By Barbara Bronson Gray
TUESDAY, Dec. 4 (HealthDay News) -- If you're a man, new research suggests that brushing and flossing regularly could have an impact on your sex life.
A small Turkish study found that men in their 30s who had severe periodontal disease were more than three times as likely to suffer from erection problems than were those with healthy gums.
The study showed that 53 percent of those with erectile dysfunction -- problems getting or maintaining an erection -- had inflamed gums, as compared with 23 percent of those without signs of gum disease.
The potential link between dental problems and sexual performance is vascular health. Erections are created when the brain senses sexual stimulation, causing the muscles in the penis to relax and increasing blood flow into the organ's spongy tissue. The veins are then shut off to keep blood from flowing out of the area.
The study was based on the premise that because gum disease can reduce the elasticity of the endothelial lining of blood vessels, it may also be linked to erectile dysfunction.
"We know that periodontal diseases cause systemic endothelial dysfunction, which leads to vascular pathology," said lead study author Dr. Fatih Oguz, an assistant professor in the department of urology in the School of Medicine at Inonu University in Malatya, Turkey. "And vascular pathologies are the most common cause of erectile dysfunction."
Previous studies have shown a correlation between chronic periodontitis -- gum disease -- and systemic vascular diseases such as coronary heart disease, diabetes, stroke and premature births, according to the U.S. Centers for Disease Control and Prevention. According to the CDC, advanced gum disease affects 4 percent to 12 percent of adults in the United States.
"Erectile dysfunction and chronic periodontitis in humans are caused by similar risk factors, such as aging, smoking, diabetes mellitus and coronary artery disease," Oguz explained. His study was published Dec. 4 in the Journal of Sexual Medicine.
The researchers compared 80 men with erectile dysfunction to 82 men without the problem. All were between 30 and 40 years old and were patients of Oguz's urology department.
People were excluded from the study if they had a systemic disease such as diabetes, heart disease or high blood pressure, if they had been undergoing therapy for gum disease within the last year, if they were taking oral antibiotics within the last six months and if they smoked. The results of the study were also adjusted for body mass index (a measure of body fat), household income and education level.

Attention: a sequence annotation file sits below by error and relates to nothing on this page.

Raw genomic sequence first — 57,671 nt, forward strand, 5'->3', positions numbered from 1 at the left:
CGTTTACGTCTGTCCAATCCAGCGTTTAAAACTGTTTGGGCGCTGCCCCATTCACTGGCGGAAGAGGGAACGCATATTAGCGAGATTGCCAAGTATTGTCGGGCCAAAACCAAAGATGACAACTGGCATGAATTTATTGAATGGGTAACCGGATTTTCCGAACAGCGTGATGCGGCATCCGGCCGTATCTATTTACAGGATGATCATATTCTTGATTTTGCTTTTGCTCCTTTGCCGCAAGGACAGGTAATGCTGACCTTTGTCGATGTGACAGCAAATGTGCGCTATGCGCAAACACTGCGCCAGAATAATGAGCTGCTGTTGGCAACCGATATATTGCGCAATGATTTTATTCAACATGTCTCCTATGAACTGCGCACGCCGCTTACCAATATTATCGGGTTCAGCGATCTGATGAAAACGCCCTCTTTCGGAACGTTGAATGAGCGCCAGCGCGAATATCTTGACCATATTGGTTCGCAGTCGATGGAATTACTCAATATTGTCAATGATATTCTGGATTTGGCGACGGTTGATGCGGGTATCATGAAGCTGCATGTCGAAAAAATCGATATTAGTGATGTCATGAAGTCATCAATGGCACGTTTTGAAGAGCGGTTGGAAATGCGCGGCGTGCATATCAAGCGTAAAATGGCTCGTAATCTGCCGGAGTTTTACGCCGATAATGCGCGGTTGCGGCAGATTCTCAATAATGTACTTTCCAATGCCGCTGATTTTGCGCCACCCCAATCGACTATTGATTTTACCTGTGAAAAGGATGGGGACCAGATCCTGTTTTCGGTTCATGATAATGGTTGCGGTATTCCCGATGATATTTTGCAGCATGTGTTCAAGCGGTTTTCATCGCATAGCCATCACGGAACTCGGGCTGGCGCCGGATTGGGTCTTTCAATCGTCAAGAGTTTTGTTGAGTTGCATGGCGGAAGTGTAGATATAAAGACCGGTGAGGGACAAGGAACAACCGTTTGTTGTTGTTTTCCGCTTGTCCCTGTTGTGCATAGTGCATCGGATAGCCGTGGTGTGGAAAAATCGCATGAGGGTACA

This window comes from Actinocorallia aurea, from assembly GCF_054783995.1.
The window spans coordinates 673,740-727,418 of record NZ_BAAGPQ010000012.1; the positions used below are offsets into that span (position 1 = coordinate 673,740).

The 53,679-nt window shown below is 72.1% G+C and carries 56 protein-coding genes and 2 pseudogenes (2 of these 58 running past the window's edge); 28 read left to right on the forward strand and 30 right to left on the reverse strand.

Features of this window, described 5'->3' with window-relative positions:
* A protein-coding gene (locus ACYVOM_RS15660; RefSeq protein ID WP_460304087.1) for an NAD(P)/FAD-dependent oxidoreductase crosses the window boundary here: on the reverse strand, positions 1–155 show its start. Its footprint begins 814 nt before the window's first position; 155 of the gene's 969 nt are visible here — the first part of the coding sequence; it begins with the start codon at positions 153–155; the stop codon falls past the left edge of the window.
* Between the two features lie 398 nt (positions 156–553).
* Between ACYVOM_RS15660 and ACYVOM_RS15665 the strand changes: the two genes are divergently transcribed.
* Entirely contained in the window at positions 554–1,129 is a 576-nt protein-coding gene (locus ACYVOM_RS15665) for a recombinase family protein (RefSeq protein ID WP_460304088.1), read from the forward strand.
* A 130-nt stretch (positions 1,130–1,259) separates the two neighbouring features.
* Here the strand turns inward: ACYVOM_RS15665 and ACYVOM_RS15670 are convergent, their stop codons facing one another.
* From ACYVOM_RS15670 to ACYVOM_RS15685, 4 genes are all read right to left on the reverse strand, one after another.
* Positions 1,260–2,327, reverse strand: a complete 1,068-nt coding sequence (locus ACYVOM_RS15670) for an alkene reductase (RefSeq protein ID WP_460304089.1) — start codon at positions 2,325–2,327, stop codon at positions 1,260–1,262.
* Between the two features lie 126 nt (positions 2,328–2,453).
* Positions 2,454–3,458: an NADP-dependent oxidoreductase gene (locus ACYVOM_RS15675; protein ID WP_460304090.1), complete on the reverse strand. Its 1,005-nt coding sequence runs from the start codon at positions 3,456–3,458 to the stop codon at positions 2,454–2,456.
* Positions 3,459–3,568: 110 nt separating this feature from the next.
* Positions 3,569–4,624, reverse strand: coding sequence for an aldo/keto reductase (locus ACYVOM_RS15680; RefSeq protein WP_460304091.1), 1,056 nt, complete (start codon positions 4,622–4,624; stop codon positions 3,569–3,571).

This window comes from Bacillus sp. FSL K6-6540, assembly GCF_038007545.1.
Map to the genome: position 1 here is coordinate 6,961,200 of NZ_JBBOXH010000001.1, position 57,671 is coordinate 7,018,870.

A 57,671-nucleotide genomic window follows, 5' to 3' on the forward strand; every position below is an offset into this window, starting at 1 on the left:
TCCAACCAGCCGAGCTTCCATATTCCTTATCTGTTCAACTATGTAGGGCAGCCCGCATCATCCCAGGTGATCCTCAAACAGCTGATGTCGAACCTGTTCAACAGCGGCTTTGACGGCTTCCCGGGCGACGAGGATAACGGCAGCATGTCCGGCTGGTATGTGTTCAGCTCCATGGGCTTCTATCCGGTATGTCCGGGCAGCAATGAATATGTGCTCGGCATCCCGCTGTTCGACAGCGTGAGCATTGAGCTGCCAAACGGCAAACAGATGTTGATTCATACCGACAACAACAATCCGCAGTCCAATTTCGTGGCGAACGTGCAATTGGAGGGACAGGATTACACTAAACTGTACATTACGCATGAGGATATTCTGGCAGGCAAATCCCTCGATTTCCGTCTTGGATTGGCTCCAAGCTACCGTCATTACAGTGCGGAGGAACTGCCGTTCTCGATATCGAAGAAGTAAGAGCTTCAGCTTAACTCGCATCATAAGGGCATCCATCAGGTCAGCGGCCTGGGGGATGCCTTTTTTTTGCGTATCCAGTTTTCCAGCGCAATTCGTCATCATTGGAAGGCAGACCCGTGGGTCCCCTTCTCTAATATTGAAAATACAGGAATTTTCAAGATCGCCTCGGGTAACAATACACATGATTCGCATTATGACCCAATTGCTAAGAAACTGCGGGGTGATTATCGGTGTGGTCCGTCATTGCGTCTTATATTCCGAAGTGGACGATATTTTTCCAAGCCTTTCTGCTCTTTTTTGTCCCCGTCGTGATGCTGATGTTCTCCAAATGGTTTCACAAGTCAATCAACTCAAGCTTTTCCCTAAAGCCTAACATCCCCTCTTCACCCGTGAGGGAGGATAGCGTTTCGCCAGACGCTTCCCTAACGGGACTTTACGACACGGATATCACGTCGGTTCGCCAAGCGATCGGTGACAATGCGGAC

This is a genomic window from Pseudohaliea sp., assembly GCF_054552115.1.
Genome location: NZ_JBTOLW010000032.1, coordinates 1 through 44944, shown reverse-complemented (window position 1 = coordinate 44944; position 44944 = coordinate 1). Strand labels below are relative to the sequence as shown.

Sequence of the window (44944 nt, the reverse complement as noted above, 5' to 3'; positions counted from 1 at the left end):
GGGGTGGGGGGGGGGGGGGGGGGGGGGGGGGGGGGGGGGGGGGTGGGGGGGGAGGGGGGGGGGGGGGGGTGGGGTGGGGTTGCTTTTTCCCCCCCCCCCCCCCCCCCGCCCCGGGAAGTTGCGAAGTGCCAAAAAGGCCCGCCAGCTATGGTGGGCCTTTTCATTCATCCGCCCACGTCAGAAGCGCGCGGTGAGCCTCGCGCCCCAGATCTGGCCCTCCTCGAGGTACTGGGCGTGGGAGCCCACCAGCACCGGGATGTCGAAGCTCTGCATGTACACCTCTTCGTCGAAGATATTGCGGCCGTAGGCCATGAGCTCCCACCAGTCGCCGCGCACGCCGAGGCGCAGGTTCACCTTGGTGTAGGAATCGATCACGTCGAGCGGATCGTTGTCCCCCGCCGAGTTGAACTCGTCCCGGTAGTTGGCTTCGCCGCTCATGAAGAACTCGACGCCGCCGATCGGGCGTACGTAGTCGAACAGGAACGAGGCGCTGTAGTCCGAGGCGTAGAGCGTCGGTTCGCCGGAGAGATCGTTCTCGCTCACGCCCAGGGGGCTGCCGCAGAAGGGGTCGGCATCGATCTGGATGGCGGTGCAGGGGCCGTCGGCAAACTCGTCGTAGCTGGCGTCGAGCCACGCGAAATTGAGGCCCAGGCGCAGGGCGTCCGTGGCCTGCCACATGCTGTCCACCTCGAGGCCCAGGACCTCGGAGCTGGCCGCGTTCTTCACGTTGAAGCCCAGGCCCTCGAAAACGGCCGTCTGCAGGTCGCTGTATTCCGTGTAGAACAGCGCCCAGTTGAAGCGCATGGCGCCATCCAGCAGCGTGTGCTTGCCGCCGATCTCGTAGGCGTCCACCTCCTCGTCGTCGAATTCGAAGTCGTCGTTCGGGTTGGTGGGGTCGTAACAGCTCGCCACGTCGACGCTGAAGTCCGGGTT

All of the patients underwent a periodontal exam by a periodontist who had no knowledge of whether any patient had an erectile dysfunction problem. The researchers found that chronic periodontitis is present more often in patients with erectile dysfunction than in those without the problem.
Some experts questioned the study results.
"Periodontal disease might be associated with other underlying disease, but erectile dysfunction? I would strongly disagree; it's not a causative condition," said Dr. Bruce Gilbert, a professor of urology at Hofstra North Shore-LIJ School of Medicine, in Lake Success, N.Y. "But I would say that the study results implore us to consider that diseases of the mouth are something to consider when we assess the overall health of the body."
Gilbert was concerned that researchers did not find out enough about the men who reported erectile dysfunction. Erectile dysfunction, he explained, is typically a problem for much older men. "The problem can be neurological, hormonal, psychogenic, especially in men of this age," he noted. "The participants just filled out a form about sexual dysfunction? That was not enough."
Dr. Nancy Newhouse, president of the American Academy of Periodontology, agreed. But she added that the study makes an important contribution because it shows how diseases of the mouth can affect the rest of the body. "Our medical colleagues don't spend much time dealing with the oral cavity," she said. "The mouth is connected."